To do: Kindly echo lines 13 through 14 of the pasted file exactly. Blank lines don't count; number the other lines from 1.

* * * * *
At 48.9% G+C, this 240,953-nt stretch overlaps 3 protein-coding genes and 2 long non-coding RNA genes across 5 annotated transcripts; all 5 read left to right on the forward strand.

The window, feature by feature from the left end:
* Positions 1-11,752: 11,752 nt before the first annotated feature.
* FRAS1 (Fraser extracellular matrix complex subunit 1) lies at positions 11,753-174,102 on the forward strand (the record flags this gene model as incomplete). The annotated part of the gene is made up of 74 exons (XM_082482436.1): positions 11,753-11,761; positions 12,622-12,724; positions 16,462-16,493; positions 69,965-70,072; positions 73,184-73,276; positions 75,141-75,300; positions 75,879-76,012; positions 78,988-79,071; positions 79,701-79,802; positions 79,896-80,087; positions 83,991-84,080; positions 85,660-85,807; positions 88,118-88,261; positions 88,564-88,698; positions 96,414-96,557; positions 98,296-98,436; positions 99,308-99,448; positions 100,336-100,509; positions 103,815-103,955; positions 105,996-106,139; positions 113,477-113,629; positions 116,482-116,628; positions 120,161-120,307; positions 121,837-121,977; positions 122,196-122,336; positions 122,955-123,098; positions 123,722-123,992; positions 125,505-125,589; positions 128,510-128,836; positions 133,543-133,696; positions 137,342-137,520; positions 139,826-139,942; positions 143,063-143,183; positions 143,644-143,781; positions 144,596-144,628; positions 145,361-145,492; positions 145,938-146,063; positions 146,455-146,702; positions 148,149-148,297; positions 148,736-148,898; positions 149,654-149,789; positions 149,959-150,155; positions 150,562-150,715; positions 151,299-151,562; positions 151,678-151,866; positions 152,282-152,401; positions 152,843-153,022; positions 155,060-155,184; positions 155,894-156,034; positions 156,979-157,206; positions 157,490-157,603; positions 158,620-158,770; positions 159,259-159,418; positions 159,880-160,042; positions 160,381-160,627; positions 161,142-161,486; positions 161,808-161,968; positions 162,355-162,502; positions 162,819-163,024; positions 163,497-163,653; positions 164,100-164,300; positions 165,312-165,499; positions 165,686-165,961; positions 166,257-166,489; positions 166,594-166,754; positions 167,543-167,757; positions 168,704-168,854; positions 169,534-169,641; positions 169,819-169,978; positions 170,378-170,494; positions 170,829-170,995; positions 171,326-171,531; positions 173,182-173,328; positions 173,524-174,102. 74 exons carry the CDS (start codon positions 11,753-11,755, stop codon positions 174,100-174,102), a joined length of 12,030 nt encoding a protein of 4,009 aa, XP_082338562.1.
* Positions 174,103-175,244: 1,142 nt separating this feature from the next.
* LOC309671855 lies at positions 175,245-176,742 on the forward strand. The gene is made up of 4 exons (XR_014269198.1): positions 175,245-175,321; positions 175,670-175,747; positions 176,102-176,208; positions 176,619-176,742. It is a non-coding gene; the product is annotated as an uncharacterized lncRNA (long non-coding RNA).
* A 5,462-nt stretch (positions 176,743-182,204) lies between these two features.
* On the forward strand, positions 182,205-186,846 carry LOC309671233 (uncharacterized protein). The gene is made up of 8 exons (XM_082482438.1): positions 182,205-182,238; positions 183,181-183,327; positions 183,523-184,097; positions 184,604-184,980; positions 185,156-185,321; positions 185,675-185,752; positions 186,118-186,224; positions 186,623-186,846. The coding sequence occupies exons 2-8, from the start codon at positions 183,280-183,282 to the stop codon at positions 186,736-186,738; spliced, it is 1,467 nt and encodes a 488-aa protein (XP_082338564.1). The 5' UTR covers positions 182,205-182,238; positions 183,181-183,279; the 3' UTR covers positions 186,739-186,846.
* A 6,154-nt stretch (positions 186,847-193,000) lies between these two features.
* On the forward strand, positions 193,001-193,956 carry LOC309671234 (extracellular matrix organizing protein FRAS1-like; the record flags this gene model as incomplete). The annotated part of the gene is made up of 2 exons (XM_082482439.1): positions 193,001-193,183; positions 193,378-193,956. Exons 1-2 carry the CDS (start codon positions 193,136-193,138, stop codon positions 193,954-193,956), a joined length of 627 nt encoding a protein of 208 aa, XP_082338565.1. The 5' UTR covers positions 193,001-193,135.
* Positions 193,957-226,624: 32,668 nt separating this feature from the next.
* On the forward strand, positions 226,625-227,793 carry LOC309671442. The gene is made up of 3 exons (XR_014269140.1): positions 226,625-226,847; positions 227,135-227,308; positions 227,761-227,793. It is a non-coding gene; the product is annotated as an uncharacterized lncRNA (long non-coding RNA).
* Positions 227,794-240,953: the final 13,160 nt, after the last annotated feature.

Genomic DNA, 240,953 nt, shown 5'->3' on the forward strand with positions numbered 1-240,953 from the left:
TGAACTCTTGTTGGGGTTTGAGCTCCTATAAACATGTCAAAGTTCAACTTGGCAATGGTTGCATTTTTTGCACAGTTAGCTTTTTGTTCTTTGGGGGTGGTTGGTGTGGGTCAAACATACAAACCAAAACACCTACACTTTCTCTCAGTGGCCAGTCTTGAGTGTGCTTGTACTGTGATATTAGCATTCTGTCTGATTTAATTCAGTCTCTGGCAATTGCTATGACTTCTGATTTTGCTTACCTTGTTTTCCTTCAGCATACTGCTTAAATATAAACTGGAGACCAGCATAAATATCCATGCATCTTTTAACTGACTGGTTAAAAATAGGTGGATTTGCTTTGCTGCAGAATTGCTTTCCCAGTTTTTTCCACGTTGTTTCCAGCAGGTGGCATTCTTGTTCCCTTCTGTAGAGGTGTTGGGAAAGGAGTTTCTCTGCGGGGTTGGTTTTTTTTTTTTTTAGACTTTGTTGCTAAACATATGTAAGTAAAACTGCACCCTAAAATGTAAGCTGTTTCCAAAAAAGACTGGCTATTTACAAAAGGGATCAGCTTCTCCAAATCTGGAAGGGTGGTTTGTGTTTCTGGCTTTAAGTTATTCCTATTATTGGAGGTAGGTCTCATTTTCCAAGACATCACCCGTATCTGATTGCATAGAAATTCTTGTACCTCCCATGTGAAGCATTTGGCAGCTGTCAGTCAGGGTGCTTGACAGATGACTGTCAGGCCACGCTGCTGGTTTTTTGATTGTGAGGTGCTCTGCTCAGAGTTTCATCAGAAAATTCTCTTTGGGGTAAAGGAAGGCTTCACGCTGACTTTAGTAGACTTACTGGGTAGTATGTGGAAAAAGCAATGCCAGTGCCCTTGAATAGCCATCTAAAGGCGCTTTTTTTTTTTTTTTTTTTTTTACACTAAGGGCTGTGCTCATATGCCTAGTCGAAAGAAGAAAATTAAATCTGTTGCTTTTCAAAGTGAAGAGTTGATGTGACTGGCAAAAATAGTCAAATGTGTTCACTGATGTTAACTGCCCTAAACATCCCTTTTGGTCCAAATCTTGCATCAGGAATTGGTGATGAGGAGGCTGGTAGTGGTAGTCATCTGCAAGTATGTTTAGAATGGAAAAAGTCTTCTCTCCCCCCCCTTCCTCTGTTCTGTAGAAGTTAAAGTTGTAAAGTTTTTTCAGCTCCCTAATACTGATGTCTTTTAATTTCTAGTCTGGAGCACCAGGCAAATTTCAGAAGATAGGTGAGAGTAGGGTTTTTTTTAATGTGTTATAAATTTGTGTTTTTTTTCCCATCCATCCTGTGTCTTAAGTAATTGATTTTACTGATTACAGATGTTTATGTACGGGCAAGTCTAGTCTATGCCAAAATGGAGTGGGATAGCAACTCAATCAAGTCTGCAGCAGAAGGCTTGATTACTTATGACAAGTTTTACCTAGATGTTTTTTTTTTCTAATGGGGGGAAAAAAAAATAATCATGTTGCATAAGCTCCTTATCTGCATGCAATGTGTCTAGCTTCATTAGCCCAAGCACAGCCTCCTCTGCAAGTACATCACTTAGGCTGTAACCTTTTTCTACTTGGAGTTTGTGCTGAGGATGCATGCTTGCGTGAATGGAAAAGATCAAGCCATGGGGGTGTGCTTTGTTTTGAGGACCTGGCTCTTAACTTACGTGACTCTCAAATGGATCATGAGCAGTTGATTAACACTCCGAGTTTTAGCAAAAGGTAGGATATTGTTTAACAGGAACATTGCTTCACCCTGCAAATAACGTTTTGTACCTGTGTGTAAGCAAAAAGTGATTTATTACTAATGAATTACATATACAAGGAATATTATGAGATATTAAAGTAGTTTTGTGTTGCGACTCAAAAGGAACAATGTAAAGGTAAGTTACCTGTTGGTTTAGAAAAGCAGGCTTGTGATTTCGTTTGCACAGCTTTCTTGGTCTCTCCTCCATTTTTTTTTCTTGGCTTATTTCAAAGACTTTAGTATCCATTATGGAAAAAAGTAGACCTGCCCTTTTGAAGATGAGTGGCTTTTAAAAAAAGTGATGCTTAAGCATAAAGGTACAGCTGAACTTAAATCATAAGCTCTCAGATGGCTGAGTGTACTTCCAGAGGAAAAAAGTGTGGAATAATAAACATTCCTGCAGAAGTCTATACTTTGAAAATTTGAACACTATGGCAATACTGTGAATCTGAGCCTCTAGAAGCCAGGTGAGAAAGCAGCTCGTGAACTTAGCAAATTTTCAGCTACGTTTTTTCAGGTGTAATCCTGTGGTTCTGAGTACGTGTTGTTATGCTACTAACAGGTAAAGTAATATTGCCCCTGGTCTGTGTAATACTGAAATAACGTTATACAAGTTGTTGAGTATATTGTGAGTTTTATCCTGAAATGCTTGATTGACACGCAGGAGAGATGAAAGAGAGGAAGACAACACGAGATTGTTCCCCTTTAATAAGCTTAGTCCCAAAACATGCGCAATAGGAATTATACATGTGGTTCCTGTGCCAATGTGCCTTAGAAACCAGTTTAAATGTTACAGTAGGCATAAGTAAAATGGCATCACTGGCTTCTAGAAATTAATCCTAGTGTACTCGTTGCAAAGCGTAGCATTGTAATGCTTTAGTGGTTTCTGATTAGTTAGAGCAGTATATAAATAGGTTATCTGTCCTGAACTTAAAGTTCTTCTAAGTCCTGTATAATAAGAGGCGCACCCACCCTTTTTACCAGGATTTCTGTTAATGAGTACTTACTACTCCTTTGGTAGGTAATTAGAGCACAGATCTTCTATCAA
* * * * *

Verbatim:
* Positions 227,794-240,953: the final 13,160 nt, after the last annotated feature.

Genomic DNA, 240,953 nt, shown 5'->3' on the forward strand with positions numbered 1-240,953 from the left: